But a number of former senior Justice Department officials praised Yates for what they characterized as a courageous and principled stand.

“She could have resigned,” said Donald B. Verrilli Jr., who was solicitor general under Obama. “But my sense is that Sally thought there was something more at stake than just her own integrity. It was the integrity of the Department of Justice. We probably would have been a lot better off as a country if the attorney general in the 1940s had said, ‘I’m not going to allow the department to defend the internment of the Japanese.’ I think Sally thought this was a comparable situation. And I think she was right to think that. “

Former Colorado U.S. attorney John Walsh, head of the national Attorney General Advisory Committee, called Yates “one of the most principled people” he had ever worked with.

“I’m 100 percent certain she took what she believed was the only principled position she could take,” Walsh said.

Yates, 56, a longtime prosecutor from Atlanta and deputy attorney general under Obama, was taken by surprise when Trump issued his order Friday.

She had been asked to remain as acting attorney general after Loretta E. Lynch left at the end of the Obama administration.Yates and other officials from the administration had been working with lawyers from Trump’s “landing team” to help with their transition when the next attorney general, most likely Sen. Jeff Sessions (R-Ala.), came on board. They had all agreed to press pause, as one official put it, on taking any high-profile actions until Trump’s full team was in place.

“Sally wasn’t looking for a fight,” the official said.

But on Friday, Yates heard a media report that Trump had signed an executive order temporarily barring entry into the United States for citizens of seven Muslim-majority countries and refugees from around the world.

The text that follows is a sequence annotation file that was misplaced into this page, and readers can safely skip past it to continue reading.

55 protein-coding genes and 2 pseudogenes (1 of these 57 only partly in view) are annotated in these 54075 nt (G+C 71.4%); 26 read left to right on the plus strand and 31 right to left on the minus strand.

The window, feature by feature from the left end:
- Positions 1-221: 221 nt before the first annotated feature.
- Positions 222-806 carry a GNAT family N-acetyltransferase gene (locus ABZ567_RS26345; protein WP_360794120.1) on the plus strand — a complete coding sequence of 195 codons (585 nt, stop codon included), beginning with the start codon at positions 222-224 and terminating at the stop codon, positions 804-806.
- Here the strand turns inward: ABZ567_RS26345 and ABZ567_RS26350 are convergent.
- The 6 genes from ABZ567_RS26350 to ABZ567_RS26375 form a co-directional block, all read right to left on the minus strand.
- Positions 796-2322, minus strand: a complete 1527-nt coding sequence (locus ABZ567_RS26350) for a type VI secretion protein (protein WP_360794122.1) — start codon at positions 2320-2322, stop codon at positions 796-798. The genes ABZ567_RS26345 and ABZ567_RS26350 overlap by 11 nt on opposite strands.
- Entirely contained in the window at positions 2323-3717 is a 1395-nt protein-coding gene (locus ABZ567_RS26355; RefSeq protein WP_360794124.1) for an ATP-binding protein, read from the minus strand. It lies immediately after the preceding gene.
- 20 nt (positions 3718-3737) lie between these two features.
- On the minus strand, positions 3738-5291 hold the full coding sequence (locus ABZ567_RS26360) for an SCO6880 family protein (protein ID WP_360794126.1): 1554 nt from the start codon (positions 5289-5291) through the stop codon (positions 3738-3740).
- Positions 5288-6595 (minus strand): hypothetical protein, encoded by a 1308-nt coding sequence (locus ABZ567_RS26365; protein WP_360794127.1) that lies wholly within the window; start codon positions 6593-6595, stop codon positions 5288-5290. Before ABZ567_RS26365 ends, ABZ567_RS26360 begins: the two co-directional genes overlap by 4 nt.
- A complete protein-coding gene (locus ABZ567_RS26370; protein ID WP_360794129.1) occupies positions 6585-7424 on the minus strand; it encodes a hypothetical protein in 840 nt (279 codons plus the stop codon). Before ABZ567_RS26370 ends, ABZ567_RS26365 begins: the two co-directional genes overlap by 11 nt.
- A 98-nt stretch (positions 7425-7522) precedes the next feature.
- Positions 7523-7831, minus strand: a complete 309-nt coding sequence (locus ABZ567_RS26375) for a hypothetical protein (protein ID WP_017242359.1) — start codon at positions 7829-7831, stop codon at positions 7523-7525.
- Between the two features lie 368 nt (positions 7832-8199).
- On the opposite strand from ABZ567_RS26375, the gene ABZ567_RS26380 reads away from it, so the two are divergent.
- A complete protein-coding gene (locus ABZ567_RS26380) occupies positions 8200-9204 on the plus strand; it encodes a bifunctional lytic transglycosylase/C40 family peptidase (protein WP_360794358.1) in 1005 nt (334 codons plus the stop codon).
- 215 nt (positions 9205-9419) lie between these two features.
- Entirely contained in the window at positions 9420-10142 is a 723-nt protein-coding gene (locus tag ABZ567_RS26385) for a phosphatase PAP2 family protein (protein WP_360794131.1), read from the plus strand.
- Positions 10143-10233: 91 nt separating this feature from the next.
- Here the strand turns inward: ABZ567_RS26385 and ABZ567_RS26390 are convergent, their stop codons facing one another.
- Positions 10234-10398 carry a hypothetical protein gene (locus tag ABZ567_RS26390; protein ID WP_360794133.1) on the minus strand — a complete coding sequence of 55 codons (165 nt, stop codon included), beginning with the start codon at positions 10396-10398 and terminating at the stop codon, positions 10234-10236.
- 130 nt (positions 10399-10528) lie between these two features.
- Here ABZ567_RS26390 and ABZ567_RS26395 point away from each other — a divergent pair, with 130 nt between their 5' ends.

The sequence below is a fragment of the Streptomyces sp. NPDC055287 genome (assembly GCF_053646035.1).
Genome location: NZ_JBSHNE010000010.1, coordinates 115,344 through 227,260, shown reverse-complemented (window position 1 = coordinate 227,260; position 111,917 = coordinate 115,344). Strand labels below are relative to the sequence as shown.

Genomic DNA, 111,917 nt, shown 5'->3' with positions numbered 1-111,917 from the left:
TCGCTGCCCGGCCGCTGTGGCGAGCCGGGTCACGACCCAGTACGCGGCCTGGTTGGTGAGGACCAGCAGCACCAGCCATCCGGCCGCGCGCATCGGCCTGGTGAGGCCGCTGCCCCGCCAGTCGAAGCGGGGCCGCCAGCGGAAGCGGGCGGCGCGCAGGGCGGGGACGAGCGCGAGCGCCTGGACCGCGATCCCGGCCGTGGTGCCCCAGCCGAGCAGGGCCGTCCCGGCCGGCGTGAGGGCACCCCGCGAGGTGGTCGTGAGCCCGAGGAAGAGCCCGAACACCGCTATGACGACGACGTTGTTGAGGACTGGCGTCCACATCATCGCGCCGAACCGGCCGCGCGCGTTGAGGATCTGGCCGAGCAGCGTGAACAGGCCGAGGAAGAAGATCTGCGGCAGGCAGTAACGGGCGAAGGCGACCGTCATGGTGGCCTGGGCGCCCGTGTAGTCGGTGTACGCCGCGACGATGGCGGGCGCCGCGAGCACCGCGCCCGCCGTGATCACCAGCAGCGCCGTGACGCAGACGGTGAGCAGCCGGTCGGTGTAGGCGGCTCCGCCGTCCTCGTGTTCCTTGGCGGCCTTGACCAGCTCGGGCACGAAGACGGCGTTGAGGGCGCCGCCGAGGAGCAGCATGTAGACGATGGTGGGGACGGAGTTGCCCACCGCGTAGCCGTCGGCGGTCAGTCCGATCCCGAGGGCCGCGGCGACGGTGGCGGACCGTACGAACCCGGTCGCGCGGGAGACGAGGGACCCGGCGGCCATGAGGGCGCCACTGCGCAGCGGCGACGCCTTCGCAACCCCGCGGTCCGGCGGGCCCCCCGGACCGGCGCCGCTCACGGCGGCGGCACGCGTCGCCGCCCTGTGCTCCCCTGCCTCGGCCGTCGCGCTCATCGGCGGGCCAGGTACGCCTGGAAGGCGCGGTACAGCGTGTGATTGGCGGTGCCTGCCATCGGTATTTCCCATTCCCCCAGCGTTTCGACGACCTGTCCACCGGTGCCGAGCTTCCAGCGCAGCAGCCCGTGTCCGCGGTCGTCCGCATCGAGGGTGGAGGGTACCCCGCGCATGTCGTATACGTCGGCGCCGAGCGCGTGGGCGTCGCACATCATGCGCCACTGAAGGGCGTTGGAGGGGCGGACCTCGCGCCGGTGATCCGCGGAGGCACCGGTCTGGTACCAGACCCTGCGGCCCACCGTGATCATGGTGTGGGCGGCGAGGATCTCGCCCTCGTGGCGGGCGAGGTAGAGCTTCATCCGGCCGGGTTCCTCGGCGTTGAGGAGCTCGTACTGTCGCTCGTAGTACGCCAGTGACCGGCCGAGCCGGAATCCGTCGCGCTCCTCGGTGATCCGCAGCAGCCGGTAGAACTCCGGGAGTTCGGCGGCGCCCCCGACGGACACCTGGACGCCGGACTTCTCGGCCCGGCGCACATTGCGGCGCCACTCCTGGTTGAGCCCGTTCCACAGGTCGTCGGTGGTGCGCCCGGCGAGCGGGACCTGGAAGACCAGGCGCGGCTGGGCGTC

No one from the White House had consulted with Yates or any other senior leaders in the Justice Department. Yates had to decide whether her lawyers could defend Trump’s action in court. She did not even have a copy of the order, and her aides had to go online to find it.

“It was chaos,” said a senior Justice Department official.

The Justice Department’s Office of Legal Counsel had been asked by the White House to review Trump’s executive order. The OLC decided the order was lawful and properly drafted — a point that White House spokesman Sean Spicer made at his Tuesday briefing.

“At the end of the day, if the acting attorney general has an office under [her] jurisdiction that says that something is legal and compliant, and then she gets out there and says, ‘I’m not going to enforce it,’ that doesn’t sound like an attorney general that is upholding the duty that she swore to uphold,” Spicer said.

In her Monday memo, Yates said her role was broader than that of the OLC. She wrote that an OLC review does “not address whether any policy choice embodied in an Executive Order is wise or just,” nor does it “take account of statements made by an administration or its surrogates close in time to the issuance of an Executive Order that may bear on the order’s purpose.”

Ellen Nakashima, Matt Zapotosky and Phillip Rucker contributed to this report.